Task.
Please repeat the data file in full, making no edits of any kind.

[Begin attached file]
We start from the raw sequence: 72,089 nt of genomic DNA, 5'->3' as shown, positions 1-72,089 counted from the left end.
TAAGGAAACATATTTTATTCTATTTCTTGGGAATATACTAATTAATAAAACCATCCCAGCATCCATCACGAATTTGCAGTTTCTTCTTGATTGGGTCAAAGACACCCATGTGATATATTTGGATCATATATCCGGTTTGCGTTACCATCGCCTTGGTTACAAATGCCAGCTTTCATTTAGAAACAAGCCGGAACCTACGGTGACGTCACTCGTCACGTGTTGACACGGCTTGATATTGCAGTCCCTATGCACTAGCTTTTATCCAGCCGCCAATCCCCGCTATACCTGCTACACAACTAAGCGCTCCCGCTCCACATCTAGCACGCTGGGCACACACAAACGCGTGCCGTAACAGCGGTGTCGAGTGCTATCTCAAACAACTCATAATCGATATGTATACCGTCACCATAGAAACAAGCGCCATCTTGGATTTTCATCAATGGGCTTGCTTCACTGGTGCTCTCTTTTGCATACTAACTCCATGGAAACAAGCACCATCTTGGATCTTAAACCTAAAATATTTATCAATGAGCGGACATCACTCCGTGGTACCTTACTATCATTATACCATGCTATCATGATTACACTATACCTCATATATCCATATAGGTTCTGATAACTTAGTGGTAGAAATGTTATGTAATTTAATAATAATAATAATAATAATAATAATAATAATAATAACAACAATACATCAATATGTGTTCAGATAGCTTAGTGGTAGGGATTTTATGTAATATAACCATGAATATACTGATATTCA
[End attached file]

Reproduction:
We start from the raw sequence: 72,089 nt of genomic DNA, 5'->3' as shown, positions 1-72,089 counted from the left end.
TAAGGAAACATATTTTATTCTATTTCTTGGGAATATACTAATTAATAAAACCATCCCAGCATCCATCACGAATTTGCAGTTTCTTCTTGATTGGGTCAAAGACACCCATGTGATATATTTGGATCATATATCCGGTTTGCGTTACCATCGCCTTGGTTACAAATGCCAGCTTTCATTTAGAAACAAGCCGGAACCTACGGTGACGTCACTCGTCACGTGTTGACACGGCTTGATATTGCAGTCCCTATGCACTAGCTTTTATCCAGCCGCCAATCCCCGCTATACCTGCTACACAACTAAGCGCTCCCGCTCCACATCTAGCACGCTGGGCACACACAAACGCGTGCCGTAACAGCGGTGTCGAGTGCTATCTCAAACAACTCATAATCGATATGTATACCGTCACCATAGAAACAAGCGCCATCTTGGATTTTCATCAATGGGCTTGCTTCACTGGTGCTCTCTTTTGCATACTAACTCCATGGAAACAAGCACCATCTTGGATCTTAAACCTAAAATATTTATCAATGAGCGGACATCACTCCGTGGTACCTTACTATCATTATACCATGCTATCATGATTACACTATACCTCATATATCCATATAGGTTCTGATAACTTAGTGGTAGAAATGTTATGTAATTTAATAATAATAATAATAATAATAATAATAATAATAATAACAACAATACATCAATATGTGTTCAGATAGCTTAGTGGTAGGGATTTTATGTAATATAACCATGAATATACTGATATTCA